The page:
By Hampton University
Hampton University alumna Ashley Montgomery ’19, who earned her master’s of architecture at Franklin W. Olin School of Engineering and Technology, served a leadership role on the technical advisory committee for the first Virginia Coastal Resilience Master Plan, which was released yesterday.
“Congratulations to Ms. Ashley Montgomery on her involvement and leadership role with the Virginia Coastal Resilience Master Plan,” said Hampton University President Dr. William R. Harvey. “Ms. Montgomery is a prime example of what Hampton University strives to do. We help provide our students world-class education, who then make a positive impact on the community.”
Montgomery led the outreach and engagement subcommittee, which focused on community engagement and inclusion in the planning process. The Virginia Coastal Resilience Master Plan, a multi-year effort, is the first full coastal technical assessment study for all of Coastal Virginia. The plan includes predictive flood hazard mapping — storm surge and tidal flooding — for the year 2080. It also includes an assessment of how critical infrastructure will be affected by that flood hazard.
“What’s most important about this plan is we begin to build that answer with Virginians — our neighbors, our community members, business owners — especially our historically disinvested communities,” Montgomery said. “We made a decent start to this engagement, and need to continue effort. These voices are necessary in crafting that answer for a future envisioned for everyone.”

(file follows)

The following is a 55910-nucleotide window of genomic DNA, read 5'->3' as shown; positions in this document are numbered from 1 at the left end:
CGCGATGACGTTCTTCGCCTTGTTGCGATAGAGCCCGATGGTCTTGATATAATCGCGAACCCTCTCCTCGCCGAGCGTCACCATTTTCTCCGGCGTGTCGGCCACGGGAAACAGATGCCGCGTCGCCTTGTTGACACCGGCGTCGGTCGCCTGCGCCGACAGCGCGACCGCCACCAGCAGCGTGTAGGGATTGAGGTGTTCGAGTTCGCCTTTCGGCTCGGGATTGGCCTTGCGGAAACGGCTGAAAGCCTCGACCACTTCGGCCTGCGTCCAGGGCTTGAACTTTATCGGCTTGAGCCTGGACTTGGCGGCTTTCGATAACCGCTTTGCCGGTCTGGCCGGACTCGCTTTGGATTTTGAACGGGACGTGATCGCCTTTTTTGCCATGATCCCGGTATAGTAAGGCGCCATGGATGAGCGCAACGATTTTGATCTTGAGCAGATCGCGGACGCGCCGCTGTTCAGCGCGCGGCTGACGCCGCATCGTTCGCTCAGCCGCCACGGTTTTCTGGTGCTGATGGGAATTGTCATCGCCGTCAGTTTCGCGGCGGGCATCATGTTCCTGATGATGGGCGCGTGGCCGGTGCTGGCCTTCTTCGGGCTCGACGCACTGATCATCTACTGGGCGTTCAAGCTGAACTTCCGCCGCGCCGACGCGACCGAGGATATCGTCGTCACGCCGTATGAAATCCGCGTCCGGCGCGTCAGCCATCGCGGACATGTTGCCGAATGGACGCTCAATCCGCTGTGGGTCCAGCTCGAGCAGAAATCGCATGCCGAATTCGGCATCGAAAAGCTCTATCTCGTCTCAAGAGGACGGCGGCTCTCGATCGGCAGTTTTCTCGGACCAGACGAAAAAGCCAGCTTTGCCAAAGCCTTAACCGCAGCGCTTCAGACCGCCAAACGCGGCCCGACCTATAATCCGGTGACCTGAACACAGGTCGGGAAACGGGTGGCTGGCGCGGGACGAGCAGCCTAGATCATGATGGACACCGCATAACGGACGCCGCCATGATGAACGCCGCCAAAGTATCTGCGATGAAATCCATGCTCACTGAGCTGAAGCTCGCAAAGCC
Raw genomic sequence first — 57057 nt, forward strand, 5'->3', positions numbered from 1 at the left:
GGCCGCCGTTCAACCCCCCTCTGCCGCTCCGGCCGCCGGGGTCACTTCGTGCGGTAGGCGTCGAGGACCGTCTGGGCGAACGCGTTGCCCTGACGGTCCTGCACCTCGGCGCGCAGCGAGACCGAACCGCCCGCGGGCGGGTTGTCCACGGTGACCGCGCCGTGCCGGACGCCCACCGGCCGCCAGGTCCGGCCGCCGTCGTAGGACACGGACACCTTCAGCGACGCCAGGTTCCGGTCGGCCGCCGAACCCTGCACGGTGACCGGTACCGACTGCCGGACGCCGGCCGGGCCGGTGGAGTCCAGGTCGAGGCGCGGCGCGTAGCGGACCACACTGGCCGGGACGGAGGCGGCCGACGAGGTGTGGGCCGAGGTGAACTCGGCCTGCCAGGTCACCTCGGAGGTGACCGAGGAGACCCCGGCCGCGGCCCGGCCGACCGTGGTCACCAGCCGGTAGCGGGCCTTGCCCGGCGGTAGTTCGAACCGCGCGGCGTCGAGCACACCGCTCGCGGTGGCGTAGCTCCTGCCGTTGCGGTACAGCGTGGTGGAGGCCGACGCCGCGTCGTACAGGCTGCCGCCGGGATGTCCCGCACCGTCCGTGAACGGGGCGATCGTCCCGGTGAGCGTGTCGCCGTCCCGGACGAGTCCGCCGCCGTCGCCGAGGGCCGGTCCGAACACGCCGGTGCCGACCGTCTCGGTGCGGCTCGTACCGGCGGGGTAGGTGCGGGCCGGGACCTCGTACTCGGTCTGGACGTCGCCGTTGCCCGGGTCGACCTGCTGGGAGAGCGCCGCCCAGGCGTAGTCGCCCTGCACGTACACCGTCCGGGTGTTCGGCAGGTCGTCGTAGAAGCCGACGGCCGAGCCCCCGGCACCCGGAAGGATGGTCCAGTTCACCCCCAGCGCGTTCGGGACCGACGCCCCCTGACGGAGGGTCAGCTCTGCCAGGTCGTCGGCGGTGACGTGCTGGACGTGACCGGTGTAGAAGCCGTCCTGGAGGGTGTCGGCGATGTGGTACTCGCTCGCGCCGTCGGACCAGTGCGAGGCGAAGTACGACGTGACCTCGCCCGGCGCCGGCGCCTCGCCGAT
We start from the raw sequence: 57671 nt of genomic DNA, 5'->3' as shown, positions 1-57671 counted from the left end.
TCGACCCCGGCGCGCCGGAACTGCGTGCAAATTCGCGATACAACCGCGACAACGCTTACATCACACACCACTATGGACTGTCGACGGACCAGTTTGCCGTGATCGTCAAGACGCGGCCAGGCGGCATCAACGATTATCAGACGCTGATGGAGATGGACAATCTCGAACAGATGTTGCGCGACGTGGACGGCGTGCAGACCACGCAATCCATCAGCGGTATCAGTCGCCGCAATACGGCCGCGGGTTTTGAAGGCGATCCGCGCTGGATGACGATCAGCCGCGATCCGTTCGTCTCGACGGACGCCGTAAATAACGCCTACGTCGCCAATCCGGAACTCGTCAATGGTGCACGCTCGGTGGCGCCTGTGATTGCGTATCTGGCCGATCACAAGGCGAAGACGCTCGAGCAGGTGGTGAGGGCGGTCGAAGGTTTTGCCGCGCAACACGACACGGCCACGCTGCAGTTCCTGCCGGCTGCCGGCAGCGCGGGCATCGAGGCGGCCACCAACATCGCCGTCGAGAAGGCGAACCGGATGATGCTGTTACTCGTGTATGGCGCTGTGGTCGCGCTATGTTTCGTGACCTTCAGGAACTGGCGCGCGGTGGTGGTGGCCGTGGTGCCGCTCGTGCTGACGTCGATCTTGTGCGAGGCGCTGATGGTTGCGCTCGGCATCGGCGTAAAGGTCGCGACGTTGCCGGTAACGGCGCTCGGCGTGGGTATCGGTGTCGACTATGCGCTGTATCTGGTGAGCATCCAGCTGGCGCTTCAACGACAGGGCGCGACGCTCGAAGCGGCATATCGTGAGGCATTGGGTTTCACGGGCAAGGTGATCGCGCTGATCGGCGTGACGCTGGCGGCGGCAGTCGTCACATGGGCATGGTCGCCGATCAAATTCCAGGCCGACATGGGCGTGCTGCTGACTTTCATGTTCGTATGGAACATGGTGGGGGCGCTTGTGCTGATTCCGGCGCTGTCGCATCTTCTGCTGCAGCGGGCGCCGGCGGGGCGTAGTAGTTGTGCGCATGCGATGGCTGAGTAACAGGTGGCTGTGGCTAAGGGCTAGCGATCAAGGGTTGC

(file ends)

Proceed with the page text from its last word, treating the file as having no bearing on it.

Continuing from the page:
As a student at Hampton University, Ashley was a student leader for the Coastal Community Design Collaborative, an interdisciplinary team of architects, engineers, marine biologists, and communicators who developed innovative designs for managing water in Hampton Roads neighborhoods. She was also a recipient of Virginia Sea Grant’s Future Resilience Leader Award.
“She is well known to localities across Hampton Roads for her work at Hampton University and with Old Dominion University for the Coastal Communities Design Collaborative,” said Rear Admiral (Retired) Ann C. Phillips, Special Assistant to the Governor for Coastal Adaptation and Protection.
Currently, Montgomery serves as an associate designer at Hanbury, a firm focused on planning, architecture, and interior design. There, she incorporates climate change into her design work by striving to understand the communities for design sites and creating structures that work with the natural environment.
The Commonwealth intends to develop successive updates of the Master Plan on at least a five- year cycle, managed by the Department of Conservation and Recreation in consultation with the Chief Resilience Officer, the Special Assistant to the Governor for Coastal Adaptation and Protection, and the Technical Advisory Committee.
“This is truly a milestone for Virginia, and it will set the course for us to adapt and protect our most critical natural, economic, and social infrastructure,” said Governor Ralph Northam.
“Nearly four years ago, when the Commonwealth began developing this document, we knew Virginia had a long way to go to adapt to coastal flooding. We now have a clearer picture of the scope and scale for today and tomorrow.”
The next phase of the Master Plan is anticipated by 2024, will aim to address recommendations of the technical advisory committee to broaden the analysis of natural hazards by including rainfall-driven, riverine, and compound flooding, expand and improve the inventory of resilience projects. by continuing to add efforts and working with project owners to better understand the benefits of projects, and extend this critical work beyond the coastal region to encompass statewide resilience needs.